Social media has breached the distances between us making communication easier but, at the same time, it seems to have caused a huge dent in our self-esteem. The number of cases of men and women asking for plastic surgery because they don't like their photos on Facebook and other channels is on the rise.
The figures have it: more people visit the plastic surgeon to ask for the Facebook facelift, “the surgery for the iPhone generation,” ABC News
writes in a recent piece.
Most people feel like they need a stronger jaw, while others believe a facelift would do wonders for them in new photos.
Triana Lavey, a 37-year-old television producer got both, after becoming downright depressed because she didn't like how she looked – but only after she saw herself on Facebook.
Depending on the social networking website and Skype for work, cutting back on the time she spent in front of the computer wasn't an option, so all she could do was to go under the knife, she explains for the aforementioned media outlet.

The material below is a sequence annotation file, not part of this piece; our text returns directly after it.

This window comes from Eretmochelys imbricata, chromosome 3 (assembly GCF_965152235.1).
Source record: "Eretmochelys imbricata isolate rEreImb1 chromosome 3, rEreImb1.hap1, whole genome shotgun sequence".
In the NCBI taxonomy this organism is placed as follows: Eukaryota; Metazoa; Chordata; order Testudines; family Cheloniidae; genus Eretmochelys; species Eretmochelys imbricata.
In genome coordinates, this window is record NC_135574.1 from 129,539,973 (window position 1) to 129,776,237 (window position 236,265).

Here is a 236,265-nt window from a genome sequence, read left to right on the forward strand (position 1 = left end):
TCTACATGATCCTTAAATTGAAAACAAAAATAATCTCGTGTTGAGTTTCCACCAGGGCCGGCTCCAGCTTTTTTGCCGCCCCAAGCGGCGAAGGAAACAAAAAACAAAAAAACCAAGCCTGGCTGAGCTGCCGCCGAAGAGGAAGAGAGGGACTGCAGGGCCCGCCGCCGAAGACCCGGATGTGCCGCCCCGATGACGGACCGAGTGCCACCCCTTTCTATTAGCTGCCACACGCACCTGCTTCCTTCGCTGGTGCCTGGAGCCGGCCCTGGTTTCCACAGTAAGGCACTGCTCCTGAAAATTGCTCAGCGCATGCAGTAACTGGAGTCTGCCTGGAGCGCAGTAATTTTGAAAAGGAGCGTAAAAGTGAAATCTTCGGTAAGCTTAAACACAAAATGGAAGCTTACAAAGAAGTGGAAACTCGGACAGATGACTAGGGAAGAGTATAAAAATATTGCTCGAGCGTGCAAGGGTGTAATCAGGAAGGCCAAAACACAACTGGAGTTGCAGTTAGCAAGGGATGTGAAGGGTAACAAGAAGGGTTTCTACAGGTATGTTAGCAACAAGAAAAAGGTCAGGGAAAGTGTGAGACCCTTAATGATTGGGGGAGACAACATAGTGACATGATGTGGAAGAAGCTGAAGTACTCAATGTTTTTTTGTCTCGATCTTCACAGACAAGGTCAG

“I have been self-conscious about my chin, and it's all stemming from these Facebook photos,” she says.
“I think that social media has really changed so much about how we look at ourselves and judge ourselves. Ten years ago, I don't think I even noticed that I had a weak chin,” she adds.
She went to a Beverly Hills plastic surgeon and was told that, if she fixed her chin, she would also have to get a facelift and rhinoplasty. She agreed.
“I am blessed; I can afford it. I feel really lucky. I have worked my [backside] off, and I feel like if I can afford it, if it's something I can do to feel good and feel confident, why not? It's 2012,” Lavey says.
Still, she insists that it shouldn't be taken lightly or it may backfire.
“Plastic surgery should be a last-ditch effort. It should be after you work out, after you diet,” she explains.
ABC News notes that the American Society of Plastic Surgeons has announced a 71 percent rise in chin augmentations over the course of a single year. Clearly, Lavey isn't alone.